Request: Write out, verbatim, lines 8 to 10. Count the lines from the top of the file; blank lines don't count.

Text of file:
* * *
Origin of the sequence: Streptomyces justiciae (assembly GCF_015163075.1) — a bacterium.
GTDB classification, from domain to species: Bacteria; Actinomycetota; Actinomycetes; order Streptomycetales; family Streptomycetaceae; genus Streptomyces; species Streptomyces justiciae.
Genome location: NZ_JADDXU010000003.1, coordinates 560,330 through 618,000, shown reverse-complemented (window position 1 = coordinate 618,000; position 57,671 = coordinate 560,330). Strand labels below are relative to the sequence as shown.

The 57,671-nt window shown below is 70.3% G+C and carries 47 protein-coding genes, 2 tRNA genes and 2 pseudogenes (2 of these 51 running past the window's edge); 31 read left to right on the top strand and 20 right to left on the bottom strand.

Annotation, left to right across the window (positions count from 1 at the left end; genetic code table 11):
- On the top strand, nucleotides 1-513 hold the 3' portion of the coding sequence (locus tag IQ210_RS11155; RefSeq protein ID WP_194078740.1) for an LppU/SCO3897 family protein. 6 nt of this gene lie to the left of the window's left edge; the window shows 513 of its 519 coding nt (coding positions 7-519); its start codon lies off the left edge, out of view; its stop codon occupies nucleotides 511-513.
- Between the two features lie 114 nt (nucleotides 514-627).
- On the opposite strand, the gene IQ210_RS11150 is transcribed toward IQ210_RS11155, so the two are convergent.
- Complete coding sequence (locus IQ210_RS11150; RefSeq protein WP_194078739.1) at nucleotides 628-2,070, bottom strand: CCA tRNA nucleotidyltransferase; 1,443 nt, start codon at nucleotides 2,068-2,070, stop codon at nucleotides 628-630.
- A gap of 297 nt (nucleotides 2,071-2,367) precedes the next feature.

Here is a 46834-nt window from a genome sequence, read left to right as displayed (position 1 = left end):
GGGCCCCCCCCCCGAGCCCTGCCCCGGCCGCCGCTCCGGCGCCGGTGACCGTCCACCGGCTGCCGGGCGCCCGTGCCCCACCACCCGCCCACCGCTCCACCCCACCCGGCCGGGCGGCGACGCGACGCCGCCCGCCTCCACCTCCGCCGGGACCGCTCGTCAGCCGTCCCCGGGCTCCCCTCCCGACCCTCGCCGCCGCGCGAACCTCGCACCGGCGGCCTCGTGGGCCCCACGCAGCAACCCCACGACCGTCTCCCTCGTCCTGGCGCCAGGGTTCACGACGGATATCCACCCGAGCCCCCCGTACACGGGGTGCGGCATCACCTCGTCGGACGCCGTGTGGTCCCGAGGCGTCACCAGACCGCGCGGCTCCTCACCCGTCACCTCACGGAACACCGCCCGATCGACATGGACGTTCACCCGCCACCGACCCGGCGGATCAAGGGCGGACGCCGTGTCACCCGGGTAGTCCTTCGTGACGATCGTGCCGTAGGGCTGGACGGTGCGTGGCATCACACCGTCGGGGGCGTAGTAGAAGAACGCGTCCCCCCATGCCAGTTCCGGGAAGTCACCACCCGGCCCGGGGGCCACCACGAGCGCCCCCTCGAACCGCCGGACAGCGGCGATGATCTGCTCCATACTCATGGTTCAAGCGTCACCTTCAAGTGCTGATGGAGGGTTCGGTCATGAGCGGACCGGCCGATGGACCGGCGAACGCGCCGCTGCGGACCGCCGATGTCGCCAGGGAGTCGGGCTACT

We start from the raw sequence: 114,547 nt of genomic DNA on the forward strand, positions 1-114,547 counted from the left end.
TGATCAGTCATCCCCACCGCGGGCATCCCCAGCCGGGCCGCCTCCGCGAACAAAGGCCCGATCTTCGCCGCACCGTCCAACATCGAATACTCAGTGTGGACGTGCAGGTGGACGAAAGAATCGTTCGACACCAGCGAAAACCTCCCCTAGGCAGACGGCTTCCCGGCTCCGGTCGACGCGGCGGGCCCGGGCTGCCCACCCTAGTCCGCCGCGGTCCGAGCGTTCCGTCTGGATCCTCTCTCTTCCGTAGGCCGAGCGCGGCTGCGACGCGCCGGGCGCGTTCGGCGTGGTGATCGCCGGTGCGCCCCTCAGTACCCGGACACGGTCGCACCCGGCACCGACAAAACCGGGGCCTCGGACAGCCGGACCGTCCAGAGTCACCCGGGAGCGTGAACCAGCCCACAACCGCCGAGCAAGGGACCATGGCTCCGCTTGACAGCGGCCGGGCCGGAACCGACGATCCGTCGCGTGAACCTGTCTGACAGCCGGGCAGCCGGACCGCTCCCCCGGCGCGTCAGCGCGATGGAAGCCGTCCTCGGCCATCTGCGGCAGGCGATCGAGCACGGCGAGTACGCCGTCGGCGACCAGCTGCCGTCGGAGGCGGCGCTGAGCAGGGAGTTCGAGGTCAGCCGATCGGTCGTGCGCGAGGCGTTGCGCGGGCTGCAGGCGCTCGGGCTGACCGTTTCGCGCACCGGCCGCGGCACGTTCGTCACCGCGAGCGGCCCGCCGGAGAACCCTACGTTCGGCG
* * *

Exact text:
- On the opposite strand, the gene IQ210_RS11150 is transcribed toward IQ210_RS11155, so the two are convergent.
- Complete coding sequence (locus IQ210_RS11150; RefSeq protein WP_194078739.1) at nucleotides 628-2,070, bottom strand: CCA tRNA nucleotidyltransferase; 1,443 nt, start codon at nucleotides 2,068-2,070, stop codon at nucleotides 628-630.
- A gap of 297 nt (nucleotides 2,071-2,367) precedes the next feature.